Somewhat along the lines of Typora is Abricotine, which also has just the one pane which serves as both the live previewer and the editor. You do not "switch modes" or have side-by-side panes. It does visually expose more raw Markdown than Typora. Most notably, the basic formatting characters (* for italics and bold, ~ for strike-through, and # for headings) ...
I highly recommend flameshot: https://github.com/lupoDharkael/flameshot
However, in case that doesn't work for you, there's a few alternatives:
Have a look at OCRvision. OCRvision is a searchable PDF software. It can convert any scanned documents in a folder to searchable PDF automatically. It supports multilingual OCR.It can be configured for both scanned PDF and image files then convert to searchable pdf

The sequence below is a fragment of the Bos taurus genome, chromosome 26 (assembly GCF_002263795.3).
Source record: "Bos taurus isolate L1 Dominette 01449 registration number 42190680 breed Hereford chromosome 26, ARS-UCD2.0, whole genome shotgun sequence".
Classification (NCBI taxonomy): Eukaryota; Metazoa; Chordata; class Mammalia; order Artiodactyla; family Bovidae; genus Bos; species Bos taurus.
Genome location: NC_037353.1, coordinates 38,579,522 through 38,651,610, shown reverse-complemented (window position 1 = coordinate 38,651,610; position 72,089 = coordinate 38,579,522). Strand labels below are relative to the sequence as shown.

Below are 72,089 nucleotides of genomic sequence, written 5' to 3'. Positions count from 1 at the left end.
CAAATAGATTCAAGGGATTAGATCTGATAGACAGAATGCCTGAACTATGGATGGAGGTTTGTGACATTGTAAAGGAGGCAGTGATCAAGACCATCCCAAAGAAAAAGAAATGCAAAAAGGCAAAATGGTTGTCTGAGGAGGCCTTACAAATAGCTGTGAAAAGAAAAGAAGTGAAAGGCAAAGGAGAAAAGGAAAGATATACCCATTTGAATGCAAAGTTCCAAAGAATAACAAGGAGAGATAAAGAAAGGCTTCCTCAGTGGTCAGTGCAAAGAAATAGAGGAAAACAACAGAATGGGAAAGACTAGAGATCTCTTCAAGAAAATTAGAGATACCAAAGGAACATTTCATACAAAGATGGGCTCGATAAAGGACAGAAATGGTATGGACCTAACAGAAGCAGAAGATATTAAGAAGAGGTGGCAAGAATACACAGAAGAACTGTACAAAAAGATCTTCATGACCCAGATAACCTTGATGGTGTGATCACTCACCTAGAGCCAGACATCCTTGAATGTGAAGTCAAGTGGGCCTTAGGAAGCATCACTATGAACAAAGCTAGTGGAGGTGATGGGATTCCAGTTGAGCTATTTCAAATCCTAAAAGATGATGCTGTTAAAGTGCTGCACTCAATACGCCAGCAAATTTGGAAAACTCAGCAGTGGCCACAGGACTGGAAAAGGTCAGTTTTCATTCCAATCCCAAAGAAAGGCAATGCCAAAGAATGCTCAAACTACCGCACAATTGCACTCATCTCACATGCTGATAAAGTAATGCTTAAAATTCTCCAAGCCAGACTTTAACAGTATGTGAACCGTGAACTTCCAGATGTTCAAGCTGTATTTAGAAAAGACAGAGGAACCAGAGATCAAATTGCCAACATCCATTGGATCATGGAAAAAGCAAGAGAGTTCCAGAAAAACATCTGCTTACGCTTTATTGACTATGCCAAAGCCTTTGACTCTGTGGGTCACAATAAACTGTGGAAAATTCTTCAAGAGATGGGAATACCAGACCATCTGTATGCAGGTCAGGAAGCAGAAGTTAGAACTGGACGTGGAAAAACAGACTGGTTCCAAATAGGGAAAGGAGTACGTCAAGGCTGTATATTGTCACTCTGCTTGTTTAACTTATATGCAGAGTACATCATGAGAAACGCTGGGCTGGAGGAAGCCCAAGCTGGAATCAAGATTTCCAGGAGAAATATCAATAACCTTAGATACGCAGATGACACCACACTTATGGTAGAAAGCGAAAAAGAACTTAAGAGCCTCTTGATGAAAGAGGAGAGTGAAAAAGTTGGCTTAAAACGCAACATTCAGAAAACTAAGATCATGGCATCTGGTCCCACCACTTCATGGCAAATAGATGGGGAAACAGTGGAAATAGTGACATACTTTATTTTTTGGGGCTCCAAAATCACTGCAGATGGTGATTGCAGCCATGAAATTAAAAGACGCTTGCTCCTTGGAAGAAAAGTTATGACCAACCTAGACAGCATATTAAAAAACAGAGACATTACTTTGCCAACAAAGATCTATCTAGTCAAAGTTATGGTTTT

Disclaimer :- I am associated with OCRvision as a developer
Snap packages can be used on all major Linux distributions, including Ubuntu, Linux Mint, Debian and Fedora. To install the Notepad++ snap package open the terminal and type:
sudo snap install notepad-plus-plus
To add Notepad++ navigation to other drives besides the default drive:
sudo snap connect notepad-plus-plus:removable-media
I've found two solutions that look promising:
(1) A hardware-based solution: Dual-booting to two operating systems using a 2 in 1 Dual Micro SD Switcher.
(2) A software-based solution called BerryBoot, to make booting to two or more operating systems easy. (Pi 4 version recently added.)
This way Scratch and other software can be used in Raspbian, and ...
I would highly recommend Draw.io, it's a web-based application and you can sync to Dropbox, OneDrive, or export projects and save them anywhere.
It has templates to get you started or to use as examples and is great for mind-mapping, flowcharts, UML diagrams, etc.
You can export them as HTML, PDF, XML, PNG, JPG, and a few more formats.
What about software-as-a-service offers? With https://www.circuitlab.com/ you can run simulations in your Browser. It is commercial software, subscription-based.
I don't know how well this can scale up. Maybe the web can handle only simple circuits.